The characters are assigned a WITSEC hiding place on Mackinac Island in northern Michigan. Although I have visited there, like most tourists, it was in good weather, not during the bitter winter when the surrounding water ices over and everyone is isolated. The final scene has the family being chased across an ice bridge to the mainland. I had to learn a lot about the island in the winter months, when no tourists are there.

In a recent interview you mentioned that you start a novel with the setting in mind.  How does a sense of place figure into your book? 

Yes, I always start with a fascinating place which becomes part of ‘the hook for the book.’  P.D. James once told me at a writer’s conference that, “If the setting seems real, the characters and story will too.”  I have a passionate attachment to some places where I have traveled or lived, and build the plot, characters and crime from there.  I try to use setting as a character, a place so real it functions in the novel as much more than background.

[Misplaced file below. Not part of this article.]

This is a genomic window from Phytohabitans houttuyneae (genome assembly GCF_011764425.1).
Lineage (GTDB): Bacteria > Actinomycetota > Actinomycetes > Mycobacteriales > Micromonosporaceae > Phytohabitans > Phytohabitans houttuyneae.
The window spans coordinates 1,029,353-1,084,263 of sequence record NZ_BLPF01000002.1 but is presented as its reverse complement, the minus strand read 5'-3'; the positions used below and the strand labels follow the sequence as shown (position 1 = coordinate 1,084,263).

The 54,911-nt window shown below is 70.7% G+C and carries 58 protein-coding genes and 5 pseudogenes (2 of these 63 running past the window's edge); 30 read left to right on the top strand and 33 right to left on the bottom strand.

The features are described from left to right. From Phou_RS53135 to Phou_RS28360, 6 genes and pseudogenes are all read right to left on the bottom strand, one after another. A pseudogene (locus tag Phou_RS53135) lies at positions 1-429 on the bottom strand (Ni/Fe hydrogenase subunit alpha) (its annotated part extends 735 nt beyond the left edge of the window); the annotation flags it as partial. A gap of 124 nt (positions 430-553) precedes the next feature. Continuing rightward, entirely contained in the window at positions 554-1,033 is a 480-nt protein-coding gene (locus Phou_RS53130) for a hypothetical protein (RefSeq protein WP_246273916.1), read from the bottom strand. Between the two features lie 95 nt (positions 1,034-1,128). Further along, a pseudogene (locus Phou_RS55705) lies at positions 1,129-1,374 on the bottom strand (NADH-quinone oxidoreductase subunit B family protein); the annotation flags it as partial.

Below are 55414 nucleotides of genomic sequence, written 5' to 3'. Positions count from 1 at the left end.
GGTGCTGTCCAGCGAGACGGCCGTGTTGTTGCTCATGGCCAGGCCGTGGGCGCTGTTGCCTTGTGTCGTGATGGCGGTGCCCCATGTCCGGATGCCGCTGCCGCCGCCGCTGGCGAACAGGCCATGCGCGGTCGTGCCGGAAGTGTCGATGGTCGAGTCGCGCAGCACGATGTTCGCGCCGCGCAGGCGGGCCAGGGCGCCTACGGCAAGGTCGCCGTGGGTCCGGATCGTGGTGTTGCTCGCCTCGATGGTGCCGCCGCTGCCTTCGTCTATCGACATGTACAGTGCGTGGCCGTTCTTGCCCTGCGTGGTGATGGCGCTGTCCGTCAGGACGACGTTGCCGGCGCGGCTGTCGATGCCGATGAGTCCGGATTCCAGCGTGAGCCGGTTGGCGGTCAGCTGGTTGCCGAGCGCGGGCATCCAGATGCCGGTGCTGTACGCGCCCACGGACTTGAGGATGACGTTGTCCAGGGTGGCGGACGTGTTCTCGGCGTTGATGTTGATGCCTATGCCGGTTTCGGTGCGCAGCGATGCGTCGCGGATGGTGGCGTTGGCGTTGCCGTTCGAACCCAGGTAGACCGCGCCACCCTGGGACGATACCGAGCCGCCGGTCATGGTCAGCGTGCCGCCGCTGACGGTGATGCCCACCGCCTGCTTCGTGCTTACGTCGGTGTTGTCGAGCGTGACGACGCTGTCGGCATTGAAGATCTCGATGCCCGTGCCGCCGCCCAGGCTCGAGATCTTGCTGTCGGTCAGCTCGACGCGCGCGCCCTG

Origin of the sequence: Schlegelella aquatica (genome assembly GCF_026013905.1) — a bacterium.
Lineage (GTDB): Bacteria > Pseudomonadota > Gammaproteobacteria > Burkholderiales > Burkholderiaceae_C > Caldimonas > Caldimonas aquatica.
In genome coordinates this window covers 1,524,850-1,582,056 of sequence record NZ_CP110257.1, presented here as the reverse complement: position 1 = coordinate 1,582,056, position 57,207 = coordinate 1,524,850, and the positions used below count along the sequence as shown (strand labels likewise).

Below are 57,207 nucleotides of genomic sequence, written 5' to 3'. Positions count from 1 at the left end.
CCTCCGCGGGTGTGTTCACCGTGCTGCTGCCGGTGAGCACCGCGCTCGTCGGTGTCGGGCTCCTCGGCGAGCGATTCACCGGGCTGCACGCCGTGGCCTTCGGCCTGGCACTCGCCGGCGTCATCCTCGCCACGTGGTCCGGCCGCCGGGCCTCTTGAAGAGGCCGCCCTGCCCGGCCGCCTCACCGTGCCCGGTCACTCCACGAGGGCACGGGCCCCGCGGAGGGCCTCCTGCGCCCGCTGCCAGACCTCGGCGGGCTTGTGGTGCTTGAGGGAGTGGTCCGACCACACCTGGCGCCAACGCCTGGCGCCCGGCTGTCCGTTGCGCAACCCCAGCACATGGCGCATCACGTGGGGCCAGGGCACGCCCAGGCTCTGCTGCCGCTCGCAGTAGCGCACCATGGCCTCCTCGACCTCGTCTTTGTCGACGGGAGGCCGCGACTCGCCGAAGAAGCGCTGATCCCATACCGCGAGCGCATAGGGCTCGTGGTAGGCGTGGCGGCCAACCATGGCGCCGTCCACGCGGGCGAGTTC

You’ve been praised for your richly detailed, carefully research novels.  How do you create a sense of authenticity in your books?

I do try to soak in the setting by being there. I love to talk to people from the area (I found the Amish fascinating) but I also bury myself in “book” research when possible.  Of course, the internet is a real treasure trove. I also think I have a good ear for dialogue, which really helps with making the story realistic.

You have written more than thirty-five novels across several genres, including romantic suspense and historical fiction.  What has drawn you to these genres?

I taught composition and literature at both the high school and university levels, so loving to read and write eventually made me a full-time writer.  The genres more or less chose me. My historical fiction novels are all set in England, my favorite “foreign” place.

But I have always read and loved suspense so have concentrated on that genre also.  If there is a common core among these two different genres, it is a look at a normal life interrupted by something earth-shaking or terrifying and then a study of how people cope with that circumstance.

How do you build suspense in your thrillers?  What advice do you have for aspiring crime authors who are trying to increase the tension in their books?